Five days of street protests over chronic power shortages present Myanmar's reformist government with a headache and an opportunity.
Police forcibly dispersed protesters in the central Myanmar town of Pyi on Thursday, a heavy-handed response reminiscent of the previous military junta that could fuel grievances among an impoverished and long-neglected people.
But state television also announced emergency measures on Wednesday to boost electricity supplies, suggesting a government that realises how popular discontent could derail its reform process and irk the US and Europe, which recently suspended sanctions on this once-isolated country.The danger is that these protests spark similar anger over other bread-and-butter issues bedevilling the people - high food and fuel prices and jobs for instance.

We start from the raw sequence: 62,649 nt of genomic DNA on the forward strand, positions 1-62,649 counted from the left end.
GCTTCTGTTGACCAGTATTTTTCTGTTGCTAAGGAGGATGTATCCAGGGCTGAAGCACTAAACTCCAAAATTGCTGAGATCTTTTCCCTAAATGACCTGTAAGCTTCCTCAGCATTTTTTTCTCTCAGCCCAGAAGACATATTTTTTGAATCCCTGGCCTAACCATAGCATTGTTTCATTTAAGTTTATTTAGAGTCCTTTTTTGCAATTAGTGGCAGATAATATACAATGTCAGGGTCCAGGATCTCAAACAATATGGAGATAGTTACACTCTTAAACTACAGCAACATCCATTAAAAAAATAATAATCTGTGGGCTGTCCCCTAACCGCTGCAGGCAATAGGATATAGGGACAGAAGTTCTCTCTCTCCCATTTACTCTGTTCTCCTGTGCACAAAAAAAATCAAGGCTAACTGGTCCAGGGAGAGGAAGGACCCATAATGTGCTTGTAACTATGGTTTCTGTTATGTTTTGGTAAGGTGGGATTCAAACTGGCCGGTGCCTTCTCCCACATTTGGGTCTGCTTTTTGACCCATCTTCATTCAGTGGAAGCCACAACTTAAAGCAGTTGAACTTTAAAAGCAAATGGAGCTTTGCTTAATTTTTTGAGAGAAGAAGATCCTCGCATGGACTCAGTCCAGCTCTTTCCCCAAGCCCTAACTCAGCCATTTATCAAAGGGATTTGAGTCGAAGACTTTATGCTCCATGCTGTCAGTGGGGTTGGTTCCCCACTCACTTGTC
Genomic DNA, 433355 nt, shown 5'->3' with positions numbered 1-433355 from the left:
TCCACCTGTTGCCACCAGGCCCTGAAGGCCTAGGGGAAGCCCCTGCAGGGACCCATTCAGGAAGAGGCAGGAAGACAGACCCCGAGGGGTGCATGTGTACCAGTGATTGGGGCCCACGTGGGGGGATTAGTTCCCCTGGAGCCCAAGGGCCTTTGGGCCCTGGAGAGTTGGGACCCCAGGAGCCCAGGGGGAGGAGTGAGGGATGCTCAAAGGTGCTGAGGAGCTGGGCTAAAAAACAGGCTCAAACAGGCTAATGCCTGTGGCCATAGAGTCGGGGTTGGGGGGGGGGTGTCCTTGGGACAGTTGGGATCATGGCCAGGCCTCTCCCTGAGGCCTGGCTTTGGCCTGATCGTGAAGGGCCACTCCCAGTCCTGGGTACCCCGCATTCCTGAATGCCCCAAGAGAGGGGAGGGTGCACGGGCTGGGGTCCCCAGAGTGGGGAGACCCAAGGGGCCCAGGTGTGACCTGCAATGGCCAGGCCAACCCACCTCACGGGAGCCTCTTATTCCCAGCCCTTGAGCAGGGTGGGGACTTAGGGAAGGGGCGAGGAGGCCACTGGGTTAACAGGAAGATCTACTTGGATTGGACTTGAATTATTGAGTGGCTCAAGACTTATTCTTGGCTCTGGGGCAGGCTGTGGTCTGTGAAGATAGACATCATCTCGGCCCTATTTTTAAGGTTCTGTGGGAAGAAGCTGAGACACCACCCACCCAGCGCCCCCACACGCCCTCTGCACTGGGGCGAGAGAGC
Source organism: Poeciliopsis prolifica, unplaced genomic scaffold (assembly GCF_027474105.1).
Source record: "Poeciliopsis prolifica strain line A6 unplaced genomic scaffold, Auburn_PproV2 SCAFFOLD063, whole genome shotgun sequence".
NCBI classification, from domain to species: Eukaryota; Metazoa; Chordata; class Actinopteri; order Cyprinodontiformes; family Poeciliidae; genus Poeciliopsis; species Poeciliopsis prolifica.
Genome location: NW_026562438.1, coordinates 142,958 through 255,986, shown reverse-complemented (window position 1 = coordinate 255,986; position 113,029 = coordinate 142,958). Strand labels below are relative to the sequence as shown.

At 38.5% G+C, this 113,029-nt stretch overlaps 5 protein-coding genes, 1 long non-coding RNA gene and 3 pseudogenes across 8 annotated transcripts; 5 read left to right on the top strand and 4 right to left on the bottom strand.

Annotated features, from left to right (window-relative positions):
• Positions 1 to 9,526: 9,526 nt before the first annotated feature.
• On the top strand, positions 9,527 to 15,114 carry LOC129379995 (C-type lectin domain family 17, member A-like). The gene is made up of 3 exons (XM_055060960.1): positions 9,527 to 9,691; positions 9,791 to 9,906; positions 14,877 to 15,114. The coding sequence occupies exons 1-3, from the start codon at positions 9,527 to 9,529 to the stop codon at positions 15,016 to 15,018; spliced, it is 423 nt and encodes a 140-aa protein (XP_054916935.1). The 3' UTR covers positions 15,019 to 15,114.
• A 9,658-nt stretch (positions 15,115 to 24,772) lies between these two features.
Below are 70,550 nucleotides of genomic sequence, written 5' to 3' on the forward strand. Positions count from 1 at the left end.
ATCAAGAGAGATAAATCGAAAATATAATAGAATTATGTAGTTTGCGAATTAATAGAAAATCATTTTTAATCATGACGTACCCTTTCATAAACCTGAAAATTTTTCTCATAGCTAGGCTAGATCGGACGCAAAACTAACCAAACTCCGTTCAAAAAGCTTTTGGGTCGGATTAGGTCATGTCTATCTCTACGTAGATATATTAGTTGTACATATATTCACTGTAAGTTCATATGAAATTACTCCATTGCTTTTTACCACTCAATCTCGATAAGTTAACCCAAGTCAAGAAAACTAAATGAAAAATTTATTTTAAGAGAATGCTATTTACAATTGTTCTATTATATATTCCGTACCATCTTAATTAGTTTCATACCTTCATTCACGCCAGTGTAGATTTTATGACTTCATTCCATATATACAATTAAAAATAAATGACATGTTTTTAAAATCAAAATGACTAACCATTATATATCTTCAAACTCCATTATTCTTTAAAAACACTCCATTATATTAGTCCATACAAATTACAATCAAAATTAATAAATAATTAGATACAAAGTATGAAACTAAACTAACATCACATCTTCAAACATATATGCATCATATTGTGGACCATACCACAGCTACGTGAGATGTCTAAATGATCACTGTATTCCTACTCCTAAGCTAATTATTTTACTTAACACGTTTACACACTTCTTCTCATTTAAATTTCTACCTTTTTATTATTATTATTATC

"If they want us to stop protesting, they will have to give 24-hour electricity and more human rights," said K Lwin, a 20-year-old who joined about 100 others on Thursday for a third night of protests in Yangon.
"I hate the previous government. The new government is better ... but they can improve."
The protests are the latest challenge for reformist President Thein Sein who has freed hundreds of political prisoners, started peace talks with ethnic minority rebel groups and held historic by-elections that catapulted Nobel laureate Aung San Suu Kyi's opposition party into parliament.
The power protests have produced what could be another Myitsone moment: a chance for the government to prove it knows how to listen.
It has vowed to rush in six 2-megawatt generators bought from US company Caterpillar Inc and two 25-megawatt gas turbines from US conglomerate General Electric Co.
Protesters have accused the former military government of selling natural gas to China while Myanmar faces power outages.